Guest blog CCS


I recently met Dr. Luke Warren, Chief Executive of the Carbon Capture and Storage Association, who sought to make the case for CCS.  Our UKIP position is clear: we think that CCS by itself is simply a pointless waste of money that drives up energy costs unnecessarily (although as long as carbon paranoia persists, we would rather see coal-fired generation with CCS than no coal-fired generation at all).  However Dr. Warren makes the case for CCS with the CO2 actually used for “Enhanced Oil Recovery” (EOR) in North Sea oilfields.  I feel he deserves a hearing, so I invited him to write a short article which I attach below.

My reaction to his argument is simple: it depends on the numbers.  If the economic benefits of EOR actually pay for the cost of CCS, then I have no problem with it.  My thanks to Dr. Warren for providing the article.

The untapped value of enhanced oil recovery to the North Sea

The North Sea oil and gas industry was once considered the energy power engine of the UK, but since 2006 we have become a net importer of oil. Not only does this mean compromised energy security, but job losses. Clearly, we need to do everything we can to ensure that an industry of which the UK is so proud, can once again flourish.

Part of the solution is deploying technologies which help us make the most of our reserves. That’s where carbon capture and storage (CCS) comes in: CCS captures carbon dioxide from industrial and power processes, and transports it in pipes before it is stored permanently under the ground.  But rather than just lock the carbon dioxide underground, it can also be put to useful work via enhanced oil recovery (EOR): where carbon dioxide is injected into oilfields to force out extra oil.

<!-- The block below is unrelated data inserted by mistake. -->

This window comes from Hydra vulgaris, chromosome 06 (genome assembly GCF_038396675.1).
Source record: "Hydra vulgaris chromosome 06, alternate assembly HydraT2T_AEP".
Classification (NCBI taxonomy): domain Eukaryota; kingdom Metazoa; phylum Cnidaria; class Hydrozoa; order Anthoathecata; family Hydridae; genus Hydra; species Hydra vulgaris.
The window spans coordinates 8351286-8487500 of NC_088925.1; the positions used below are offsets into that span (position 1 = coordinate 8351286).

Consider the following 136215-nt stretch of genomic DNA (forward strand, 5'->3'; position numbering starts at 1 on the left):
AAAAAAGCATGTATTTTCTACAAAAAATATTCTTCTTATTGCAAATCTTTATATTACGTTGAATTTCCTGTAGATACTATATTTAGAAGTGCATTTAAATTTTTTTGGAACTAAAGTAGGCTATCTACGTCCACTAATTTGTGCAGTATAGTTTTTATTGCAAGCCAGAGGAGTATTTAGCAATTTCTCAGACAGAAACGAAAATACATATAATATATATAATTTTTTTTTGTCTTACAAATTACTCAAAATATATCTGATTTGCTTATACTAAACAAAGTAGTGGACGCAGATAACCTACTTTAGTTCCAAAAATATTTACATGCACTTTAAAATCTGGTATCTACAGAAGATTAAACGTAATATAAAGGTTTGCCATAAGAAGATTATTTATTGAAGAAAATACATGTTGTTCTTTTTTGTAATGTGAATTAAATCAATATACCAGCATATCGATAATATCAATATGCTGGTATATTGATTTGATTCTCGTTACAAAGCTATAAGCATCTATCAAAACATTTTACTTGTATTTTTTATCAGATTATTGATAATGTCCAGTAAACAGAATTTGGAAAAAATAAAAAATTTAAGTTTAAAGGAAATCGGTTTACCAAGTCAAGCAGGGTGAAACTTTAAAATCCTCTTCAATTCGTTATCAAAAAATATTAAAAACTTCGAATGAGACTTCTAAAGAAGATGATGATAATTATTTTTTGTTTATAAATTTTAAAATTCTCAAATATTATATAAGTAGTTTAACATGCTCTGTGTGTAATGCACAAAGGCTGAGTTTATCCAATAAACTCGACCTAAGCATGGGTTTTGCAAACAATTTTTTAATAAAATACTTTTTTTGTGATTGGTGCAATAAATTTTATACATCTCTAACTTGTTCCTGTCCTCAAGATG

To date, there hasn’t been enough carbon dioxide supply to get this going, but CCS changes this. The UK’s CCS Commercialisation Programme aims to deliver up to two world leading CCS projects. These projects promise to capture around 75 million tonnes of carbon dioxide, with the potential to increase the amount of oil recovered from UK reservoirs by 5-25%[1]. Government urgently needs to follow the lead of others around the world who have used CCS to get the most out of their indigenous oil reserves – US business, for example, has been using EOR to provide a competitive edge for decades.

Building the CCS infrastructure doesn’t have to be expensive either: EOR could provide the UK with an additional income of £13billion[2] (once and if oil prices pick up), which would cover the CCS build programme: giving us ‘CCS for free’. And as a further bonus, by reducing carbon emissions CCS could help us retain some of our existing domestic industries, such as coal and gas power generation, as well as support vital energy-intensive industries (such as chemicals, steel and cement manufacture sectors) which employ 800,000 people directly and in supply chains[3].

It’s our responsibility to ensure that we do everything we can to secure the future of North Sea industry.  With unparalleled skills in the oil and gas sector, as well as a unique geography and geology, EOR via CCS may be part of the solution: it would be wholly irresponsible to ignore it.

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9 Responses to Guest blog CCS

  1. Richard111 says: